Why do hiring managers rarely offer explanations to rejected candidates?

By: Gayle Laakmann McDowell.

Why do employers rarely offer explanations to rejected candidates?

Will you commit to telling everyone, from here on out, the honest reason why you’re rejecting their invitation? (Everyone! No exceptions!)

Will you tell that one guy that you won’t grab dinner with him because, to be honest, you found him a bit creepy and plus, he’s unattractive? Will you tell your Facebook friend (who keeps inviting you to stuff) that, uh, you barely know her and the one time you met, you found her kind of annoying? Will you tell that friend of a friend you met that you aren’t going to go grab a drink with him because he’s just not that interesting?

Nah, you’ll make up an excuse. “Oh, so sorry! Would love to but I’m busy that night. Next time!” Or maybe you just don’t write back at all. So much for honest feedback.

Turns out that recruiters are people too. They don’t see many benefits, but they do see many costs:

  • Lawsuits. It just opens them up to lawsuits. If they give you a reason and you don’t think that’s the right reason, you might jump to discrimination. But if you don’t know the reason, you have a much harder time arguing that it’s invalid.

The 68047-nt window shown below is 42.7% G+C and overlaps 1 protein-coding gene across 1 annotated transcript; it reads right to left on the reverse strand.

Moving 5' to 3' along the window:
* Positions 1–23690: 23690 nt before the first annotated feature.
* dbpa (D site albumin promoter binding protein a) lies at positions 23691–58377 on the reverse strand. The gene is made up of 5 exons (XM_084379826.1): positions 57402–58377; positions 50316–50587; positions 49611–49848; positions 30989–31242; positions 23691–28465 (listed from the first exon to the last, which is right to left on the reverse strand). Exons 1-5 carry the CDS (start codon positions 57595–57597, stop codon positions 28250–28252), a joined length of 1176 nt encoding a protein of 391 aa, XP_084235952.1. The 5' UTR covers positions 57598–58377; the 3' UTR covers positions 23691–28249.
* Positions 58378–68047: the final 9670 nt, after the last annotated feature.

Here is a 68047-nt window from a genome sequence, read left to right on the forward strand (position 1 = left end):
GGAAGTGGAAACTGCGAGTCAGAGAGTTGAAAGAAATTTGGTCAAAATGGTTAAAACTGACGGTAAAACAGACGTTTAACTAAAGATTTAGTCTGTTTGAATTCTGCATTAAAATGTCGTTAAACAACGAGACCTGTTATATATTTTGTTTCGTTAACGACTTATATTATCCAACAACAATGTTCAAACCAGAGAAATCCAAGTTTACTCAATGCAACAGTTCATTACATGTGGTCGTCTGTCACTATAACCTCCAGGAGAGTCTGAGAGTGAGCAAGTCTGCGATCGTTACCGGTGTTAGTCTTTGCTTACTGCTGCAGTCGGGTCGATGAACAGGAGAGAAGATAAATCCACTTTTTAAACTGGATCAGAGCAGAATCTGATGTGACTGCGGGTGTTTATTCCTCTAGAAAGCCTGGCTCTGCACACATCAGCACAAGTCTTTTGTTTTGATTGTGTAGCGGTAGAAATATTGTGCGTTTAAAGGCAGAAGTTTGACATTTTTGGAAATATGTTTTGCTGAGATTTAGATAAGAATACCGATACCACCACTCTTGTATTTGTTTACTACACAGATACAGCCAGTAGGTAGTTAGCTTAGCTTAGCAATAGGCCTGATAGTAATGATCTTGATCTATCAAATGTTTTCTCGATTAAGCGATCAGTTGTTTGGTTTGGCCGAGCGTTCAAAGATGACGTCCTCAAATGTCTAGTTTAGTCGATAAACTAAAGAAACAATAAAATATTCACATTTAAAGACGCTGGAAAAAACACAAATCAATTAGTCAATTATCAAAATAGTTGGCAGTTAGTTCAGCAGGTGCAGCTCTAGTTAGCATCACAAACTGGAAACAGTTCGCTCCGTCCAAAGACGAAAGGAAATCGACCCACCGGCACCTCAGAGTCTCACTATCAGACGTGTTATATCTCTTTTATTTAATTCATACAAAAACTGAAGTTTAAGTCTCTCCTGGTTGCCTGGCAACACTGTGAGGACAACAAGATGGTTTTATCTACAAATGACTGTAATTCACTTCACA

• All my friends are doing it. Many companies look to other companies’ examples rather than thinking for themselves.
  • It might be mean. It’s scary to deliver really harsh feedback to a candidate. It’s so much easier to just not.
  • It might leave a bad impression of the company. Sure, you say you want to hear the truth. But will you really think more positively of that startup after they tell you that you seemed kind of socially awkward or stupid? Probably not.
  • There could be many reasons. Think about the last time you and your friends debated where to go to dinner. What was the reason you didn’t go to that one Chinese place? Sometimes there’s a clear reason — Bob got food poisoning last time — but often it’s not. Bob thinks it’s too greasy, Sally is a vegetarian, Jim actually really wanted to go, Beth just doesn’t like Chinese food and Alex actually thinks it’s too healthy. A lot of hiring decisions are like this. The team is generally opposed to hiring you — enough people are anyway — but for different reasons.
  • It’s often not actionable. I would love it if companies gave feedback. In fact, the big consulting firms (McKinsey, Bain and BCG) do. So you can do it, and I think companies should at least try it as an experiment.

Lots of times people get rejected for non-actionable reasons: culture fit, problem-solving skills, etc. It wouldn’t necessarily do you that much good to hear the real reason. But the easiest, least risky thing is to not give feedback. Everyone else is doing that anyway, so they have good company.

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